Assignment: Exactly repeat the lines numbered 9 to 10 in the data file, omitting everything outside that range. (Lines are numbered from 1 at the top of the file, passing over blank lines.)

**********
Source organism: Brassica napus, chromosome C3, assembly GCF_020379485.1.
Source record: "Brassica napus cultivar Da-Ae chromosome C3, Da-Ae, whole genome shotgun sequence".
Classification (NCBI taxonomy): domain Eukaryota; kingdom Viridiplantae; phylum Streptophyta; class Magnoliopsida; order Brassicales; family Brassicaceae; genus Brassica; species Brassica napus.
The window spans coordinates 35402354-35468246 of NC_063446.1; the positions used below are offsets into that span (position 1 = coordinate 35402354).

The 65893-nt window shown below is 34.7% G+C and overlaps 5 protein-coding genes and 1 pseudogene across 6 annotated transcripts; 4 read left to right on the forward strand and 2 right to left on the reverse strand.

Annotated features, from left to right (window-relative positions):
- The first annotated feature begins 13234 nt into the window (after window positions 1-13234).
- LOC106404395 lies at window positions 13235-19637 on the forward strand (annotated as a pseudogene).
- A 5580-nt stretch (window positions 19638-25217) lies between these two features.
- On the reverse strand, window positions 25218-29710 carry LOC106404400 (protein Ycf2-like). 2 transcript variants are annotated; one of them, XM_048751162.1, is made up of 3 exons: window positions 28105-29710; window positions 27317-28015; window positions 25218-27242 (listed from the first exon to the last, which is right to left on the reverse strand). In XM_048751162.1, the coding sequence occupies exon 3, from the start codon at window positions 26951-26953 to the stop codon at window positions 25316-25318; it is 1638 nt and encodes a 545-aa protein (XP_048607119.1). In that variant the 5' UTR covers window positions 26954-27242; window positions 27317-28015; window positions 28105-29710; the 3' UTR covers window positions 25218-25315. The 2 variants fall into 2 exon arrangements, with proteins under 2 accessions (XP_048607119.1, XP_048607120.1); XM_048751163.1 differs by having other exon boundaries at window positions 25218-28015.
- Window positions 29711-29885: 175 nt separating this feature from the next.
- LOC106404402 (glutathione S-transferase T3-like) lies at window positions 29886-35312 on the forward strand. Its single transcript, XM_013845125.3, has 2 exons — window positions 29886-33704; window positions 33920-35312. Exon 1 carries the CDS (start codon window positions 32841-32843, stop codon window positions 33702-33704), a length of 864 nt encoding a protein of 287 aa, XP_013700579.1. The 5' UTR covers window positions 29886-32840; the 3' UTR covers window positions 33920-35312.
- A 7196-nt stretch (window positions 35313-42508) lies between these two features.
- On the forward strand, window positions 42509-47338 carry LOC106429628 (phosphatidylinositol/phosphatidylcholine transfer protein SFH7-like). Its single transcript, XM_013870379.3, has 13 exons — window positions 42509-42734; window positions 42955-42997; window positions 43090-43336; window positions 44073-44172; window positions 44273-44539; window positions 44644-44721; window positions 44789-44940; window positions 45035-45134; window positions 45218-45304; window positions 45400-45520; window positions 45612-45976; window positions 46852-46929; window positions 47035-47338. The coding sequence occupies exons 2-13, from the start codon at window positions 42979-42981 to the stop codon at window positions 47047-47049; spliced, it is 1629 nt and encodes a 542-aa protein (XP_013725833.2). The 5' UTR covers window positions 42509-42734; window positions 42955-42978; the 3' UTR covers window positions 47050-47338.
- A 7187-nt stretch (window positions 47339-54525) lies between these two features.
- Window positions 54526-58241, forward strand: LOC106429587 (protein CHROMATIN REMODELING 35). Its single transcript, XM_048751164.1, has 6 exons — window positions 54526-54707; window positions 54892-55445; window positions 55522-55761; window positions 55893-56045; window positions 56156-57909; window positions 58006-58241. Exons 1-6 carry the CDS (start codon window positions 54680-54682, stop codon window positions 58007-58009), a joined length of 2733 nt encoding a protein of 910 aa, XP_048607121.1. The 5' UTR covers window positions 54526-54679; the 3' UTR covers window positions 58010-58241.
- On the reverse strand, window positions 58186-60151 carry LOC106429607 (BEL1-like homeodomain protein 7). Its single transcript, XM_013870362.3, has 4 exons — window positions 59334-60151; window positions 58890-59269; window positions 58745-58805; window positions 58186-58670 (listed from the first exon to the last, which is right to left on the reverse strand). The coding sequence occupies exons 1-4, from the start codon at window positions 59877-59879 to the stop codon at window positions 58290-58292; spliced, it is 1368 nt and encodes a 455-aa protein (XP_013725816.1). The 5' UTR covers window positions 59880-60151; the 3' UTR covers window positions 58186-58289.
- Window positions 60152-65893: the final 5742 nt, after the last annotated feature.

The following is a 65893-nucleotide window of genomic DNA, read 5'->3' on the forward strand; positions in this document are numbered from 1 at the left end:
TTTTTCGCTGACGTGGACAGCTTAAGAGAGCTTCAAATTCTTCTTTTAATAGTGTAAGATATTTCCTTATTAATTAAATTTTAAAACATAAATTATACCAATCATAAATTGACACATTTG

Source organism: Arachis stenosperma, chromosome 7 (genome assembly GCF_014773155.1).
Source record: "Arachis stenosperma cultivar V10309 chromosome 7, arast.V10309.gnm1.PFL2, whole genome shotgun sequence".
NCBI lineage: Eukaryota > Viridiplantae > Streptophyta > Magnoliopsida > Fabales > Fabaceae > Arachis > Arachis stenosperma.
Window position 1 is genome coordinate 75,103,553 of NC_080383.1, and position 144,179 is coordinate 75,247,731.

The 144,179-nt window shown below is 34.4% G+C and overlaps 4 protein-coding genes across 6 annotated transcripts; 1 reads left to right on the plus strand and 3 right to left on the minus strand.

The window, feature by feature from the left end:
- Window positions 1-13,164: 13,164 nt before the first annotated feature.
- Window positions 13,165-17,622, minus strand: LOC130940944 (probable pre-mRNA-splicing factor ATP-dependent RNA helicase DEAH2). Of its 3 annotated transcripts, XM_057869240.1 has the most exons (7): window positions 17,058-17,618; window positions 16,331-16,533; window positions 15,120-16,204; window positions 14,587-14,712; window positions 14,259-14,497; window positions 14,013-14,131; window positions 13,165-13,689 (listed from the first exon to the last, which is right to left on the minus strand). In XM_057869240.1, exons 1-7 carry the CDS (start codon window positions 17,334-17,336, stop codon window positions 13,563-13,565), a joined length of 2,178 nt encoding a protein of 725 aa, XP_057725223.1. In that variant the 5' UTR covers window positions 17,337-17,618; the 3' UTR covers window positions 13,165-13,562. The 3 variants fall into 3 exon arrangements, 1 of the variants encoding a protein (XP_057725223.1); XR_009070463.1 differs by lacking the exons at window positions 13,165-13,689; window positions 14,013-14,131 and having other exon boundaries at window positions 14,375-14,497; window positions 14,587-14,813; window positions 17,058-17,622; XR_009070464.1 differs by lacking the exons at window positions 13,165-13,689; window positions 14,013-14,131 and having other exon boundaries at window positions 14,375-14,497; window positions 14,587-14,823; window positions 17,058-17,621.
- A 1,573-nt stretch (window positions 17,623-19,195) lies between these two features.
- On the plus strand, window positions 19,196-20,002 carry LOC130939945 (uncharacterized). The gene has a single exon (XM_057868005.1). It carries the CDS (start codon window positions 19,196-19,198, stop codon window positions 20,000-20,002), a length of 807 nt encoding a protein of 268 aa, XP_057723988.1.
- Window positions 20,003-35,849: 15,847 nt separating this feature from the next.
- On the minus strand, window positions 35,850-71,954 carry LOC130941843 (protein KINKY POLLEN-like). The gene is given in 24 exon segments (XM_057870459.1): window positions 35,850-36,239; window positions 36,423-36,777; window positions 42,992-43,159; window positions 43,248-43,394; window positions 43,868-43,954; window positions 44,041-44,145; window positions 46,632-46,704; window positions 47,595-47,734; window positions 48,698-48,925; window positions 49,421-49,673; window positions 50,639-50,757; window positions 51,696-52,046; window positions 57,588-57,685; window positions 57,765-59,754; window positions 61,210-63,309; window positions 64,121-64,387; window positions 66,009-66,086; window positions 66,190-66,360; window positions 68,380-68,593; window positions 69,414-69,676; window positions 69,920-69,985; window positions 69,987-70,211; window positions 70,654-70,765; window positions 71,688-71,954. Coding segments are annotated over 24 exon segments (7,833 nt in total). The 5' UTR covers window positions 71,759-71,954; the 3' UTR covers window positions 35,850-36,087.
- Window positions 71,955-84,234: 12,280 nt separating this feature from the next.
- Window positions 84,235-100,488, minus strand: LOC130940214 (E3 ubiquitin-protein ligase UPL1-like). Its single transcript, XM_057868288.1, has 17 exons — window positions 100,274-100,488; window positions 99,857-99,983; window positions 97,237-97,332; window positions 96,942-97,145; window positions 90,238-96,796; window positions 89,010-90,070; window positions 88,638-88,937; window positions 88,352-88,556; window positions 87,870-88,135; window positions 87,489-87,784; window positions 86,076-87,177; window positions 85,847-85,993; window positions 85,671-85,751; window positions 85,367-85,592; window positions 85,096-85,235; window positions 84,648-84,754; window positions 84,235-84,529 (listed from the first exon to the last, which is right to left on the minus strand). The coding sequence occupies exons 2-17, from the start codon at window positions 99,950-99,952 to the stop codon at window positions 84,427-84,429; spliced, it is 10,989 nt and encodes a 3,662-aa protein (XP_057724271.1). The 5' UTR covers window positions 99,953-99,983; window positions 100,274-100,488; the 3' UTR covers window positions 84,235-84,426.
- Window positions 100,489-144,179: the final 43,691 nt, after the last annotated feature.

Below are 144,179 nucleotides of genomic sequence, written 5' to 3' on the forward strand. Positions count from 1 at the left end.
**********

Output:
- A 5580-nt stretch (window positions 19638-25217) lies between these two features.
- On the reverse strand, window positions 25218-29710 carry LOC106404400 (protein Ycf2-like). 2 transcript variants are annotated; one of them, XM_048751162.1, is made up of 3 exons: window positions 28105-29710; window positions 27317-28015; window positions 25218-27242 (listed from the first exon to the last, which is right to left on the reverse strand). In XM_048751162.1, the coding sequence occupies exon 3, from the start codon at window positions 26951-26953 to the stop codon at window positions 25316-25318; it is 1638 nt and encodes a 545-aa protein (XP_048607119.1). In that variant the 5' UTR covers window positions 26954-27242; window positions 27317-28015; window positions 28105-29710; the 3' UTR covers window positions 25218-25315. The 2 variants fall into 2 exon arrangements, with proteins under 2 accessions (XP_048607119.1, XP_048607120.1); XM_048751163.1 differs by having other exon boundaries at window positions 25218-28015.